Significant changes in the energy sector are projected following the announcement by the energy regulator Ofgem that they will be implementing several of the Competition and Market Authority’s (CMA) proposed remedies to combat ineffectiveness of competition in the market and prevent consumers from overspending.
The CMA has found that most households are overspending on their energy bills. One major remedy the regulator will impose is a cap on prepayment meters which is expected to save users £75-£80 a year. Prepayment meters allow people to pay for gas and electricity on a pay-as-you-go basis, as opposed to monthly or quarterly arrears. The price cap will limit how much suppliers can charge for standard variable prepayment tariffs, which will help make these tariffs more competitive and also help vulnerable customers, who tend to suffer the most detriment.
The CMA’s report which was released in July this year outlines the findings of their 2 year review of the energy sector. It was driven by the concern that domestic energy prices were too high and the six large energy companies which supply 90% of British customers, accumulated profits which were too excessive. The report documents the extent of overspending by households within the sector and attributes this trend to consumer disengagement and misinformation of energy services. More specifically, the investigation revealed that up to 2/3 of households are disengaged and are currently paying more for their energy than those who have switched tariff. In addition, 70% of customers were found to have been on the more expensive ‘default’ standard variable tariff which costs consumers £1.4 billion more than a competitive market.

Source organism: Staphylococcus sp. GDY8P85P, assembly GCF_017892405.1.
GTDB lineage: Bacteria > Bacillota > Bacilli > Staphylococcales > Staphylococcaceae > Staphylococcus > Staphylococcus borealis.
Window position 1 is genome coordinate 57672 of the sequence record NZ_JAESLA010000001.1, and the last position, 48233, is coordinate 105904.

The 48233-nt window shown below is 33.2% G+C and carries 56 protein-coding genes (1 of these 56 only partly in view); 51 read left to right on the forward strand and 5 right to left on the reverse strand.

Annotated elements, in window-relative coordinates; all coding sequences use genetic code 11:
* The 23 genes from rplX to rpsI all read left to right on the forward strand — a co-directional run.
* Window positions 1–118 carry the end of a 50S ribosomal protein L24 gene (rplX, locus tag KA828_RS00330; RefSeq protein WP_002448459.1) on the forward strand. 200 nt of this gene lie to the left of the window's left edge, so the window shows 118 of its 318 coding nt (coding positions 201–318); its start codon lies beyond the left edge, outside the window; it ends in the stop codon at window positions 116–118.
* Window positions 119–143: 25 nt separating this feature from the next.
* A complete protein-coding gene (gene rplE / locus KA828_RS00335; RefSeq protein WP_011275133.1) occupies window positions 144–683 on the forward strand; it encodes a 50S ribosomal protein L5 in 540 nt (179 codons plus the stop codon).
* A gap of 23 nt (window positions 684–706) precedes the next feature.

Ofgem’s report, (released on August third) integrates the CMA’s proposals. The remedies they will impose are based on freeing up competition and innovation in the market in order to reduce bills and improve services for all, as opposed to just a minority. The aim of this approach is to encourage consumers to shop around and save money. This is crucial as prepayment customers (who tend to comprise vulnerable households) typically miss out on the best energy deals on the market and pay an average of £220 a year more than those on the cheapest deals.
Prepayment users tend to be those in rented accommodation, people who have had trouble paying in the past or who have debts and those in rented accommodation where the landlord chooses a prepayment deal. The introduction of a cap is projected to knock an average of between £75 and £80 a year off prepayment bills, a benefit which will mostly effect vulnerable people who are least likely to switch, from next April. The cap will effect 16% of the UK market and is intended to be an interim measure until 2020 when smart meters are due to be rolled out throughout the UK. Ofgem expects that as the smart meters roll out increases, competition rather than a cap will determine the prices paid by most customers. Further, the cheaper technology involved will remove the need for energy suppliers to charge additional costs for pre-paid energy.
Meanwhile, from 2018 the CMA will force the Big Six and other suppliers to share information on those customers who have been on expensive ‘standard variable tariffs’ for three years or more, otherwise known as the ‘Disengaged Domestic Customers’ database. Around 70% of the customers of the six large energy firms are on the standard variable default tariff, and 55% of these customers have been on the tariff for more than three years. Ofgem will retain, use and disclose this data to rival suppliers in order to prompt disengaged customers to engage in the energy market.